But the bittered heroine is wrought to high melodrama in SEP's books, the heroine type so vividly drawn, so painfully deprived of pride and dignity that they bring into relief the extent to which a heroine may have to suffer for love. And in some cases, she must suffer at the hands of the hero, whose own emotional torments can be exorcised through his somewhat tortured relationship with the heroine. But why? Why must the heroine be bittered in order to find love, especially when the punishment so far outweighs the sin of pride for which the heroine must apparently fall and suffer.
Could it be that the bittered heroine is the female equivalent of the rake hero? The way the rake is brought low by love seems to mirror that way the bittered heroine is brought low for love. And the extent to which the rake hero must reform his life for the heroine seems to echo the way the bittered heroine gains the right focus and purpose for her life with the hero. But where the rake hero's suffering is often manifested in the emotional self-revelation of his own depth, the heroine's happiness is often earned through her suffering, a skewed martyrdom in which she has to be almost completely dismantled and then reformed (in both senses of the word) by the hero's love. Take, for example, the way that Colin writes two books about Sugar Beth, one that covers her youthful cruelty to him – "I feel like I was raped," is her response to that one – and one that tells the story of their love that is intended as a wedding gift. There is a question throughout the novel as to who is telling the story of Sugar Beth, and Colin's renderings have a great deal of power over how Sugar Beth is seen by others, including, I'd argue, the reader. It's as if the agent of some of the heroine's greatest torture inevitably becomes the means by which she must be saved.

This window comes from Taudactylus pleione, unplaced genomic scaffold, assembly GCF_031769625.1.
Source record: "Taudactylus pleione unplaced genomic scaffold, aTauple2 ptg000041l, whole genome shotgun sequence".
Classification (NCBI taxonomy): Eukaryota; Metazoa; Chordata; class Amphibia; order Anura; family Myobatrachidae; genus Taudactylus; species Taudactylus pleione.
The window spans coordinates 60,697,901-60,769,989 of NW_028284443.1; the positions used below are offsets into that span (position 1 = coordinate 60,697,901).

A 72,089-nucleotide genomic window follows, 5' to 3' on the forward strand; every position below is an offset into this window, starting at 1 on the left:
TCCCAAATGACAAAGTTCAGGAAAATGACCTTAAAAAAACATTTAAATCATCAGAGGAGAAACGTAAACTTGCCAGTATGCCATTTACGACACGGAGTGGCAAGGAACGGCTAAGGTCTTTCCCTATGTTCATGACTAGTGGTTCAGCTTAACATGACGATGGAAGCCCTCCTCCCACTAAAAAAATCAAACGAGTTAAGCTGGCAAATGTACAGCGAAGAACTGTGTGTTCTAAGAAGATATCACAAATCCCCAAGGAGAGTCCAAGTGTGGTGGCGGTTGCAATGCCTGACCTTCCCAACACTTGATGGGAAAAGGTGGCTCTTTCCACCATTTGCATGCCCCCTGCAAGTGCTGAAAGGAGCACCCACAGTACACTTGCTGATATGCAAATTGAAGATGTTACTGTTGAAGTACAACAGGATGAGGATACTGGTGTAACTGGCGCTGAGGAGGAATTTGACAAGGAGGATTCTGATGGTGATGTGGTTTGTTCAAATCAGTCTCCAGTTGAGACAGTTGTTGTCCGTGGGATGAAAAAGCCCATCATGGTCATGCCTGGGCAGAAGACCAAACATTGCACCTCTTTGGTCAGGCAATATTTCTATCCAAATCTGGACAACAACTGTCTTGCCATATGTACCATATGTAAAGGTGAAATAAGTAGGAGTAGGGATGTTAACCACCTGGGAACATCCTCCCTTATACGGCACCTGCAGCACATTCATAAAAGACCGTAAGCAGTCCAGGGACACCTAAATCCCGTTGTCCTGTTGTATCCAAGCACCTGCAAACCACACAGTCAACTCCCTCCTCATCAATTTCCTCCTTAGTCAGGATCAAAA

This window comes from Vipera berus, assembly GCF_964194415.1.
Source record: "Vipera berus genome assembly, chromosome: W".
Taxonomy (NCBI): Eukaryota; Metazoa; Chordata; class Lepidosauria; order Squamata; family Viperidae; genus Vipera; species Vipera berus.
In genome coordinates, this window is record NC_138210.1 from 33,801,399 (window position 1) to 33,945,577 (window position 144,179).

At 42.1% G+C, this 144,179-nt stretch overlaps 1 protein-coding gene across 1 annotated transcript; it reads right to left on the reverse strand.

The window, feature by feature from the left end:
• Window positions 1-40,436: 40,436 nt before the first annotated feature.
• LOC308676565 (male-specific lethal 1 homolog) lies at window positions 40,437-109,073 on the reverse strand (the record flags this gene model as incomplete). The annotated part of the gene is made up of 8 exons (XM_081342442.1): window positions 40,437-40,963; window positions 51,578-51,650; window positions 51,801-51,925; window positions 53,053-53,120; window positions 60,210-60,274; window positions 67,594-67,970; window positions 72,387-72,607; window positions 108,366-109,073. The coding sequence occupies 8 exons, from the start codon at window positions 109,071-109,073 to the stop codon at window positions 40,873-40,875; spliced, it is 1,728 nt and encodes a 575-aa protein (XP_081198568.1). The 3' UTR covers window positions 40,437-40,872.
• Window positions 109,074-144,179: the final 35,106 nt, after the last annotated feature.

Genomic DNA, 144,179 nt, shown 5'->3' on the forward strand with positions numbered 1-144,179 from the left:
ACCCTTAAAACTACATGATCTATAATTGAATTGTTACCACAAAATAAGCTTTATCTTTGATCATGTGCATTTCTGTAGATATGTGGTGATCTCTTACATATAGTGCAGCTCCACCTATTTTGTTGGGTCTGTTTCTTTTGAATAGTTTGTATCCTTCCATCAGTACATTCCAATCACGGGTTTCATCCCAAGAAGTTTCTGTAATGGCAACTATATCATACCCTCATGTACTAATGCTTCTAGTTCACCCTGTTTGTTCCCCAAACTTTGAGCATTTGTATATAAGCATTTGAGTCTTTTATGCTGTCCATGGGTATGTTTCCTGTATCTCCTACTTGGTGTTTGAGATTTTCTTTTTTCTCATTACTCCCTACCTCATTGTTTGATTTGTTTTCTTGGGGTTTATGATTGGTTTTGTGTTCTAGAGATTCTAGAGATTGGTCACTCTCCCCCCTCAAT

One could argue quite handily, I think, that the bittered heroine is a convenient character device by which she is isolated enough from financial, emotional, and physical security to be ripe for the hero's romantic attention. And in the case of a heroine like Meg, her gauntlet engenders a strong sense of self-preservation, self-reliance, and plain old gumption, not to mention giving her the career focus she previously lacked. And compared to a classic fictional heroine like Hardy's Tess of the d'Urbervilles, at least the bittered Romance heroine gets to live and gets a happily ever after ending.
Still, I find myself more and more uncomfortable with the Romance heroine who is relentlessly humiliated. That I can't seem to look away makes me feel complicit, even though I understand that part of the device's logic is to create a bond of empathy between her and me. Beyond that, though, I'm not completely certain why I find this device so problematic. I think some of it has to do with the idea that pride is a bad thing and that the heroine must be brought so low that the exultation of her ultimate happiness seems even more intense and cathartic. But in some cases it seems to me that the message here is that the heroine must literally be destroyed and re-made into a better version of herself for the hero – that she must be re-figured to be deserving of the hero's love and of her happily ever after. To some degree love re-makes everyone in Romance, but the bittered heroine's humiliations can be extreme and unreasonable. She seems to suffer more than the rake hero, despite the fact that she often seems in less need of reform.
Is it possible that the bittered heroine must be brought so low because her humbling makes us feel better in some way – creates sympathy, makes us root for her, wins our approval? And if that's the case, would the dynamic be the same if the genre was aimed at male readers?
What do you think? Do you like the bittered heroine, and if so, why? Any great examples you can recommend? And if, like me, you're uncomfortable with this device, any insights into why? Is this a gender issue, a genre issue, or is it just me who feels this way?